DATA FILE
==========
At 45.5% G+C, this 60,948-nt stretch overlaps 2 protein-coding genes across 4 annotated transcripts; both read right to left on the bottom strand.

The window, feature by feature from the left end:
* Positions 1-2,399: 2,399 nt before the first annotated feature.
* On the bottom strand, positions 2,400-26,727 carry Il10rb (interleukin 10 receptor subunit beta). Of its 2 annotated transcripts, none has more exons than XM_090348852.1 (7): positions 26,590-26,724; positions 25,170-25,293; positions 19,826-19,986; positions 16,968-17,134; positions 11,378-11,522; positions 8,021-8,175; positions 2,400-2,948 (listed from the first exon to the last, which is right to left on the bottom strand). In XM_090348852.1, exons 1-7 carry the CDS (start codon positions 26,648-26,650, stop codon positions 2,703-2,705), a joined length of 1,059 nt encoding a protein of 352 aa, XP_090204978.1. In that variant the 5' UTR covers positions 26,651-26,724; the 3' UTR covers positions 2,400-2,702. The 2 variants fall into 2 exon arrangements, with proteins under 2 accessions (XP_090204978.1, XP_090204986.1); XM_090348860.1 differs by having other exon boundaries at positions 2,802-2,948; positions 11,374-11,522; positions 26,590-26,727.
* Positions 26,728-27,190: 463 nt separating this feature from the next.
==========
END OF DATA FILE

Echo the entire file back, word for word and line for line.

At 45.5% G+C, this 60,948-nt stretch overlaps 2 protein-coding genes across 4 annotated transcripts; both read right to left on the bottom strand.

The window, feature by feature from the left end:
* Positions 1-2,399: 2,399 nt before the first annotated feature.
* On the bottom strand, positions 2,400-26,727 carry Il10rb (interleukin 10 receptor subunit beta). Of its 2 annotated transcripts, none has more exons than XM_090348852.1 (7): positions 26,590-26,724; positions 25,170-25,293; positions 19,826-19,986; positions 16,968-17,134; positions 11,378-11,522; positions 8,021-8,175; positions 2,400-2,948 (listed from the first exon to the last, which is right to left on the bottom strand). In XM_090348852.1, exons 1-7 carry the CDS (start codon positions 26,648-26,650, stop codon positions 2,703-2,705), a joined length of 1,059 nt encoding a protein of 352 aa, XP_090204978.1. In that variant the 5' UTR covers positions 26,651-26,724; the 3' UTR covers positions 2,400-2,702. The 2 variants fall into 2 exon arrangements, with proteins under 2 accessions (XP_090204978.1, XP_090204986.1); XM_090348860.1 differs by having other exon boundaries at positions 2,802-2,948; positions 11,374-11,522; positions 26,590-26,727.
* Positions 26,728-27,190: 463 nt separating this feature from the next.